By Patricia Zengerle
WASHINGTON (Reuters) – The U.S. Senate will confirm this month the last of hundreds of military promotions held up for much of the year over a senator’s protest of the Pentagon’s payment of abortion-related travel costs, Democratic Majority Leader Chuck Schumer said on Tuesday.
“Before we leave for the Christmas holiday, the Senate will also finish confirming the last of the military nominees held up by Senator (Tommy) Tuberville,” Schumer said in remarks opening the Senate.
The Senate earlier this month confirmed more than 400 military nominees, after Tuberville, a Republican, said he would allow nominations to proceed for all officers except for about a dozen at the highest, four-star, rank.
Tuberville began blocking quick consideration of confirmations to senior Department of Defense posts in March to protest a military policy that provides paid leave and reimburses costs for service members who travel to get an abortion. The policy was introduced after the Supreme Court in 2022 overturned the 1973 Roe v. Wade ruling recognizing a constitutional right to abortion.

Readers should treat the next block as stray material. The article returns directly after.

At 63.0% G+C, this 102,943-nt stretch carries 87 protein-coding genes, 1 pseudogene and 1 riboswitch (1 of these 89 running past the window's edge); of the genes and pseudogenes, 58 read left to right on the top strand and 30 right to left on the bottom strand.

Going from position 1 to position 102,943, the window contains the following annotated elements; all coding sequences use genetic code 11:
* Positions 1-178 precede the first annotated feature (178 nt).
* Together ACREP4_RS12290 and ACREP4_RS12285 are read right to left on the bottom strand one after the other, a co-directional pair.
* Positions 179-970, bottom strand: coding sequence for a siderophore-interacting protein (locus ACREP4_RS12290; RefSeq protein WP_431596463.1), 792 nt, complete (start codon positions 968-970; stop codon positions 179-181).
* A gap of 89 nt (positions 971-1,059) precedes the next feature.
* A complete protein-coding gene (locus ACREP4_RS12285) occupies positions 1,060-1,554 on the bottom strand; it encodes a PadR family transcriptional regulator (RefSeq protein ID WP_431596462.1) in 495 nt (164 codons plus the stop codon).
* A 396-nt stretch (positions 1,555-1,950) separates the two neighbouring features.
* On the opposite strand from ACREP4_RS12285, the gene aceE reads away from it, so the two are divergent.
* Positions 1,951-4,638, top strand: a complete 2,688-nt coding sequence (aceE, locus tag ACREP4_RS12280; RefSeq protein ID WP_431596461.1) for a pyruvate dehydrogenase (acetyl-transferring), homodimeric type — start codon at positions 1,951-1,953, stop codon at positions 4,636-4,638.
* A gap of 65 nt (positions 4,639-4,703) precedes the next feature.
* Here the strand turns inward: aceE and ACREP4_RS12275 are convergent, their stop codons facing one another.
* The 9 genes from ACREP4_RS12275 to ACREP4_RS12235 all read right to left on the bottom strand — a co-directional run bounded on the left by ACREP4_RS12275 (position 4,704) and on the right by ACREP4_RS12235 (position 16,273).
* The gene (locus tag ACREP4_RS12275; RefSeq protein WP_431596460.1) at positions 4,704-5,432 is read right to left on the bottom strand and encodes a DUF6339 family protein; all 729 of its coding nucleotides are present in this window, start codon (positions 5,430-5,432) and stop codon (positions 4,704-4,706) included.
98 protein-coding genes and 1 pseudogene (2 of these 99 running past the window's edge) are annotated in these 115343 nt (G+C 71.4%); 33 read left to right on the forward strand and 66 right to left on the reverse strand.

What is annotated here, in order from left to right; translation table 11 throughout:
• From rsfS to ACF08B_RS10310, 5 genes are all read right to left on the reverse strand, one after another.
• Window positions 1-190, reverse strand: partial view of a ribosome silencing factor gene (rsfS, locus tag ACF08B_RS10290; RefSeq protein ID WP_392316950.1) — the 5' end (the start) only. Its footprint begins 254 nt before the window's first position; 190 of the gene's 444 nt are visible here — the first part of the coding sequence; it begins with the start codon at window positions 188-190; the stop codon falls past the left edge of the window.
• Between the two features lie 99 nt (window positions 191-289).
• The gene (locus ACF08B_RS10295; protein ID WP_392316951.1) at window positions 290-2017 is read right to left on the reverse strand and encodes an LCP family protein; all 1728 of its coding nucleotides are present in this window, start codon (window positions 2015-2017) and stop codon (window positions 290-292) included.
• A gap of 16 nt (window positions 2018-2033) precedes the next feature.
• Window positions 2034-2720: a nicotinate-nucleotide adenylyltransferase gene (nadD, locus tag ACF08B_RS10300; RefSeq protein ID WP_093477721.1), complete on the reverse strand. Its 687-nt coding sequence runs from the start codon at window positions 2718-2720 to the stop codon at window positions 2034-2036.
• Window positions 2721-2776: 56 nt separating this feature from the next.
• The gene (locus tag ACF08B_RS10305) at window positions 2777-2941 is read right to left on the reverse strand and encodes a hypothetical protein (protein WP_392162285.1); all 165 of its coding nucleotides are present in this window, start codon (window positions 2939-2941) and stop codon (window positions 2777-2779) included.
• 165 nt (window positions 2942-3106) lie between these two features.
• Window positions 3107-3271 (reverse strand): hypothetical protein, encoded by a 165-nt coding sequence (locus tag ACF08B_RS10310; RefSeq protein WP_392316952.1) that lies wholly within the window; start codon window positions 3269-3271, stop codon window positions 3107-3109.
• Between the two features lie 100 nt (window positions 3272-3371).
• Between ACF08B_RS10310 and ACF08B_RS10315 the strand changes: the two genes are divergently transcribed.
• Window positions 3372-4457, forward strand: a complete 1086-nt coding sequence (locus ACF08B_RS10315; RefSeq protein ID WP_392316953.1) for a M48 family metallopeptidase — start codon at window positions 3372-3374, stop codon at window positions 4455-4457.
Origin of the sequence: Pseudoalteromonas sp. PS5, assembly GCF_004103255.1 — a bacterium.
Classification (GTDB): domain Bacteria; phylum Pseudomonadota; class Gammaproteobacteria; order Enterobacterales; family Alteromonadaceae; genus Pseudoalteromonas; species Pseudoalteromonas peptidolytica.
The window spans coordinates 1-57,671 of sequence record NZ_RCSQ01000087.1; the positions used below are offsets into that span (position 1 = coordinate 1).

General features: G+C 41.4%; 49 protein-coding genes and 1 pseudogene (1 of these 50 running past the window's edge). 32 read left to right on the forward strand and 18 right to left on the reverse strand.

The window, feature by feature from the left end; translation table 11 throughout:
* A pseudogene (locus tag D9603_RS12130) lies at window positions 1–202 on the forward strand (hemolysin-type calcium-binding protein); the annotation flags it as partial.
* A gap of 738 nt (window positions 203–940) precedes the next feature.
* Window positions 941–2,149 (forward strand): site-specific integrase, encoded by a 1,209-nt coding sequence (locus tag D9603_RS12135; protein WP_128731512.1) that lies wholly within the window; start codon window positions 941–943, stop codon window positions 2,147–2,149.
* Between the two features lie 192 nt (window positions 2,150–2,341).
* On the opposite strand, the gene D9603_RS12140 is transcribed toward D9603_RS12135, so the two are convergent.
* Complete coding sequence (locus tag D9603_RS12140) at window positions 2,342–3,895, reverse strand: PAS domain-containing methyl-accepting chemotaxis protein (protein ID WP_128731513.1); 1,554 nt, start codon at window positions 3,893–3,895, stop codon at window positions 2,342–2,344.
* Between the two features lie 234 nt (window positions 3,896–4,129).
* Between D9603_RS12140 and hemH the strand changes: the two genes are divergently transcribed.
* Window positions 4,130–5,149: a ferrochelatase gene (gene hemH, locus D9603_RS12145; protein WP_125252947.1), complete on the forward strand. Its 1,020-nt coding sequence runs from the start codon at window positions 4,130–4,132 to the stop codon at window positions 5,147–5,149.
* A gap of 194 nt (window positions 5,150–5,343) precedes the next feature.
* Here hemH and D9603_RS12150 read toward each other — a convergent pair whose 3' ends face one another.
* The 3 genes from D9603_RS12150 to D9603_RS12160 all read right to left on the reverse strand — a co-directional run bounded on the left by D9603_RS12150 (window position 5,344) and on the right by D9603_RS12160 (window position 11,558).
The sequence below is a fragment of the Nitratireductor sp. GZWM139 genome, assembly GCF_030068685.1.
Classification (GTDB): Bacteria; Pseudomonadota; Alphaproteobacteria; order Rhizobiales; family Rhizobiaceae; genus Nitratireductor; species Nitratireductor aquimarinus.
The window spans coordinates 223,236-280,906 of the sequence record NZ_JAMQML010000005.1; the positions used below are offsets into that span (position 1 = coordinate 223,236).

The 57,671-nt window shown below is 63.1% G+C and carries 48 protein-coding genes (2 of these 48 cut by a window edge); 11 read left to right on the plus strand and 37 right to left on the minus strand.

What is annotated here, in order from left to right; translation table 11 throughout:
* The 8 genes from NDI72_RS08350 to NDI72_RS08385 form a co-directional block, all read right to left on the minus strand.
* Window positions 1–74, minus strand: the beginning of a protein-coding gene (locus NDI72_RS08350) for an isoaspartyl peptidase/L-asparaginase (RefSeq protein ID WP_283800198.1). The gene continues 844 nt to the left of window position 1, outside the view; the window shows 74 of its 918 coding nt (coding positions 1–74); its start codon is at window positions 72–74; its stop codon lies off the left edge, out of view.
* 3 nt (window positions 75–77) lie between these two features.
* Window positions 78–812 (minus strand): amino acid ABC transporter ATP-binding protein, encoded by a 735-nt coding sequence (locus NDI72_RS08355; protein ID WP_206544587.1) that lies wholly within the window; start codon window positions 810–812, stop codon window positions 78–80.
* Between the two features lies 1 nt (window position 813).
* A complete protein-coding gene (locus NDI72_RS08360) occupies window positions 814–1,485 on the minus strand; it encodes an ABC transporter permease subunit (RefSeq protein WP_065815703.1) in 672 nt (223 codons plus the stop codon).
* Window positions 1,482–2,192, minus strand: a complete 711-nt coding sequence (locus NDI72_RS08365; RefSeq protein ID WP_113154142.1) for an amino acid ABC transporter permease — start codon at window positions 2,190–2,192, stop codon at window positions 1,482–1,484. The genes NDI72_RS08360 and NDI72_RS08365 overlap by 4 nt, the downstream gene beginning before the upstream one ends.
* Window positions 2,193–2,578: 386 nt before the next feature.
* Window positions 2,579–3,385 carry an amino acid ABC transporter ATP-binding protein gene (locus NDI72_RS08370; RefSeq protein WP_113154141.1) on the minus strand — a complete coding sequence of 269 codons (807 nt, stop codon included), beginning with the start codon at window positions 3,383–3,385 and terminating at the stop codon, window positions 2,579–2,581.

Tuberville’s action meant that hundreds of military promotions, normally approved quickly in large groups, would have to be confirmed one at a time, requiring many hours of floor time when the Democratic-led chamber could not pursue other business.
The Pentagon had argued that the delay placed an unfair burden on officers and families left in limbo without knowing when transfers would go ahead. Some of Tuberville’s fellow Republicans, led by military veterans, also put pressure on their colleague to lift his holds.
Military leaders said the holds threatened national security. In August, the Navy, Marine Corps and Army were all without a Senate-confirmed chief.
It was not immediately clear whether the Senate would hold separate votes on the remaining nominees, requiring about 30 separate votes due to the chamber’s procedural rules.
A Tuberville spokesperson did not immediately respond to a question about whether the senator had decided to allow the nominations to move ahead by unanimous consent.
(Reporting by Patricia Zengerle; Editing by Leslie Adler)